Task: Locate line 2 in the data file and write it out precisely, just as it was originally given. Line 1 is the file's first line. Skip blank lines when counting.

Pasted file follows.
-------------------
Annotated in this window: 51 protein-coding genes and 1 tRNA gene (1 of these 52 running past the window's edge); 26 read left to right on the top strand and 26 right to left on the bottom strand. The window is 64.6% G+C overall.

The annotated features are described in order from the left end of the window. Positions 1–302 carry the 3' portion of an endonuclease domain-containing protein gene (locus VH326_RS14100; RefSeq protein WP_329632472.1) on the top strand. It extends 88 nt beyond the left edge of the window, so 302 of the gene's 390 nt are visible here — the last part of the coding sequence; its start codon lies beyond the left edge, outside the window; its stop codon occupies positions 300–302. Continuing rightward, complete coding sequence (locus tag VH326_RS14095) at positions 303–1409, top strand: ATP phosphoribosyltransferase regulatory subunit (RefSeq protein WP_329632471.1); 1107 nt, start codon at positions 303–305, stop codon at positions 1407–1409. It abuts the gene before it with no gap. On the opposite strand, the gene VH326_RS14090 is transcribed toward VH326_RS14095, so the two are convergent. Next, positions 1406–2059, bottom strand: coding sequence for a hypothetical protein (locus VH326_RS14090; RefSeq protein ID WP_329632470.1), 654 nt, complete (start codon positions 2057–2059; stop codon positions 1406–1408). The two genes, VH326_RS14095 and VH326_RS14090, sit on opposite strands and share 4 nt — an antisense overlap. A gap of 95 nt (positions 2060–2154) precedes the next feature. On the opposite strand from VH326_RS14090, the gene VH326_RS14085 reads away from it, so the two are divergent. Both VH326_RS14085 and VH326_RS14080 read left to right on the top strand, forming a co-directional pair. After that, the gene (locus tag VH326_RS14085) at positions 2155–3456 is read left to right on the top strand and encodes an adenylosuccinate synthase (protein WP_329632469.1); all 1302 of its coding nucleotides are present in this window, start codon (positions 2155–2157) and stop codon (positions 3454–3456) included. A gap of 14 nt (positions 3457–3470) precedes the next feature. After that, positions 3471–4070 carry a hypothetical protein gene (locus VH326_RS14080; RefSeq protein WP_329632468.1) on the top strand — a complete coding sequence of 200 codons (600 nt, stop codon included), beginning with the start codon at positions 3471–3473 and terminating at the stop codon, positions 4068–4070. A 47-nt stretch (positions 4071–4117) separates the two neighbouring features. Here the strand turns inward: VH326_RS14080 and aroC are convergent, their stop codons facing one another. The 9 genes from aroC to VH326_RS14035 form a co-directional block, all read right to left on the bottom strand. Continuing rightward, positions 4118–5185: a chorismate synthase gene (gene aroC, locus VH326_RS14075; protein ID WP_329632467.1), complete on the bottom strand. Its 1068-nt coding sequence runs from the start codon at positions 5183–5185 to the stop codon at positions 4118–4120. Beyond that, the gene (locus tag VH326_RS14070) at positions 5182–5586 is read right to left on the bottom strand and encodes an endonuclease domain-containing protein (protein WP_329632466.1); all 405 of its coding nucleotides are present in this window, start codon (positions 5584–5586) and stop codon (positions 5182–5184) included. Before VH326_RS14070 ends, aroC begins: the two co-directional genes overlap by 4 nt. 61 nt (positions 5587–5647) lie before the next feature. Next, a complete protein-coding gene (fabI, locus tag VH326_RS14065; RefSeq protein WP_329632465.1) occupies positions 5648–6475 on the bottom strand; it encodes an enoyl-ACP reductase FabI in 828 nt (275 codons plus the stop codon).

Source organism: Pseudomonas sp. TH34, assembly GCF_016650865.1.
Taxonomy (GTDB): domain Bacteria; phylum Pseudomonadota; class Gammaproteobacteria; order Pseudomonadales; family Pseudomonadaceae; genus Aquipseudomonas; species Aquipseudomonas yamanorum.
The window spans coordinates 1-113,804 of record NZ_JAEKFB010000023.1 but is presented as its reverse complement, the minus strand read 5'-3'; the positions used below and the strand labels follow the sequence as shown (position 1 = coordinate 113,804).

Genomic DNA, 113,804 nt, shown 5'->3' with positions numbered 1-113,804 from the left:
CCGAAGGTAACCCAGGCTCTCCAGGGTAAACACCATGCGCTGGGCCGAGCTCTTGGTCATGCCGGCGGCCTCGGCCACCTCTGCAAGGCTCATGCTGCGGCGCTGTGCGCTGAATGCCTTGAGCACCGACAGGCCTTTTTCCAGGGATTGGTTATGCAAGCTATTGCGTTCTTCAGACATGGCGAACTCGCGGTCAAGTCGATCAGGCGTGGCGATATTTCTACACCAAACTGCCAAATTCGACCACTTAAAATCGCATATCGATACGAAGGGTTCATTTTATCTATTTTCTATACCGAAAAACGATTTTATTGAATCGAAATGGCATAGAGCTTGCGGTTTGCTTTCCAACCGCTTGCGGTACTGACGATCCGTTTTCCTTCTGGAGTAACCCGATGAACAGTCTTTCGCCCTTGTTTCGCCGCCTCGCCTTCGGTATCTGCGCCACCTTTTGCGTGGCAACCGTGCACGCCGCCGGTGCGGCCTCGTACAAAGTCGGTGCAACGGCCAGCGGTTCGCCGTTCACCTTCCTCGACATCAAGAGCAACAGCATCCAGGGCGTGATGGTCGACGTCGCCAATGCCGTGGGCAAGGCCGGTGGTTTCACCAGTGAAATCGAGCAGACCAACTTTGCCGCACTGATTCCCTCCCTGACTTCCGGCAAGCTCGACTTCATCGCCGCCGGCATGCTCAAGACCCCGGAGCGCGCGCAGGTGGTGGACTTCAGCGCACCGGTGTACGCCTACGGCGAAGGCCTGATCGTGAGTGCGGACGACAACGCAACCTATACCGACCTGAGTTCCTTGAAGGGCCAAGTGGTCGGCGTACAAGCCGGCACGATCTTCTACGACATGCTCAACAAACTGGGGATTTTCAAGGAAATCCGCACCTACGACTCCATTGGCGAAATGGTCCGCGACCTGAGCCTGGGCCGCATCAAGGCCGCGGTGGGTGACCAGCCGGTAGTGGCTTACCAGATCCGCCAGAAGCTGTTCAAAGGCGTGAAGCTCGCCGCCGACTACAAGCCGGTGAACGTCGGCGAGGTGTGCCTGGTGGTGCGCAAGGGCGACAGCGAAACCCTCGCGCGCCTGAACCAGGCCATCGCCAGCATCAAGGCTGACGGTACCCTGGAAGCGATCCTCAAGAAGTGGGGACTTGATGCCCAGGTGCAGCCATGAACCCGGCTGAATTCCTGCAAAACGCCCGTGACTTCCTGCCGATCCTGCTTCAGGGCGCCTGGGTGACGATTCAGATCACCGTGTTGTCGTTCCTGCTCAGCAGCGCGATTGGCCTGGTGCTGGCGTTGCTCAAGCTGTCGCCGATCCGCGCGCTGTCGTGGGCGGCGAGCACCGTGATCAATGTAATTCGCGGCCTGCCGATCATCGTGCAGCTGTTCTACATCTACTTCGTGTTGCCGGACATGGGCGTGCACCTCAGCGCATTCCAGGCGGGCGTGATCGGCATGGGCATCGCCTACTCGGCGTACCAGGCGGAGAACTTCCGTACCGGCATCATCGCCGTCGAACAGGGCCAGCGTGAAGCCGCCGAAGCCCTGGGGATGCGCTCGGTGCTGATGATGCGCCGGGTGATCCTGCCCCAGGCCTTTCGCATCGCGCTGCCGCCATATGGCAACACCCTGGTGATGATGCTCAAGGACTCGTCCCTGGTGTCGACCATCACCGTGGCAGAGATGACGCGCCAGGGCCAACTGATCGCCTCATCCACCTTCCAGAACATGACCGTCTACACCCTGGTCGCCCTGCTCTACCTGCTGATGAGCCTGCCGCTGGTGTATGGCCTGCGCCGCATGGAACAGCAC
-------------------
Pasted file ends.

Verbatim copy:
The annotated features are described in order from the left end of the window. Positions 1–302 carry the 3' portion of an endonuclease domain-containing protein gene (locus VH326_RS14100; RefSeq protein WP_329632472.1) on the top strand. It extends 88 nt beyond the left edge of the window, so 302 of the gene's 390 nt are visible here — the last part of the coding sequence; its start codon lies beyond the left edge, outside the window; its stop codon occupies positions 300–302. Continuing rightward, complete coding sequence (locus tag VH326_RS14095) at positions 303–1409, top strand: ATP phosphoribosyltransferase regulatory subunit (RefSeq protein WP_329632471.1); 1107 nt, start codon at positions 303–305, stop codon at positions 1407–1409. It abuts the gene before it with no gap. On the opposite strand, the gene VH326_RS14090 is transcribed toward VH326_RS14095, so the two are convergent. Next, positions 1406–2059, bottom strand: coding sequence for a hypothetical protein (locus VH326_RS14090; RefSeq protein ID WP_329632470.1), 654 nt, complete (start codon positions 2057–2059; stop codon positions 1406–1408). The two genes, VH326_RS14095 and VH326_RS14090, sit on opposite strands and share 4 nt — an antisense overlap. A gap of 95 nt (positions 2060–2154) precedes the next feature. On the opposite strand from VH326_RS14090, the gene VH326_RS14085 reads away from it, so the two are divergent. Both VH326_RS14085 and VH326_RS14080 read left to right on the top strand, forming a co-directional pair. After that, the gene (locus tag VH326_RS14085) at positions 2155–3456 is read left to right on the top strand and encodes an adenylosuccinate synthase (protein WP_329632469.1); all 1302 of its coding nucleotides are present in this window, start codon (positions 2155–2157) and stop codon (positions 3454–3456) included. A gap of 14 nt (positions 3457–3470) precedes the next feature. After that, positions 3471–4070 carry a hypothetical protein gene (locus VH326_RS14080; RefSeq protein WP_329632468.1) on the top strand — a complete coding sequence of 200 codons (600 nt, stop codon included), beginning with the start codon at positions 3471–3473 and terminating at the stop codon, positions 4068–4070. A 47-nt stretch (positions 4071–4117) separates the two neighbouring features. Here the strand turns inward: VH326_RS14080 and aroC are convergent, their stop codons facing one another. The 9 genes from aroC to VH326_RS14035 form a co-directional block, all read right to left on the bottom strand. Continuing rightward, positions 4118–5185: a chorismate synthase gene (gene aroC, locus VH326_RS14075; protein ID WP_329632467.1), complete on the bottom strand. Its 1068-nt coding sequence runs from the start codon at positions 5183–5185 to the stop codon at positions 4118–4120. Beyond that, the gene (locus tag VH326_RS14070) at positions 5182–5586 is read right to left on the bottom strand and encodes an endonuclease domain-containing protein (protein WP_329632466.1); all 405 of its coding nucleotides are present in this window, start codon (positions 5584–5586) and stop codon (positions 5182–5184) included. Before VH326_RS14070 ends, aroC begins: the two co-directional genes overlap by 4 nt. 61 nt (positions 5587–5647) lie before the next feature. Next, a complete protein-coding gene (fabI, locus tag VH326_RS14065; RefSeq protein WP_329632465.1) occupies positions 5648–6475 on the bottom strand; it encodes an enoyl-ACP reductase FabI in 828 nt (275 codons plus the stop codon).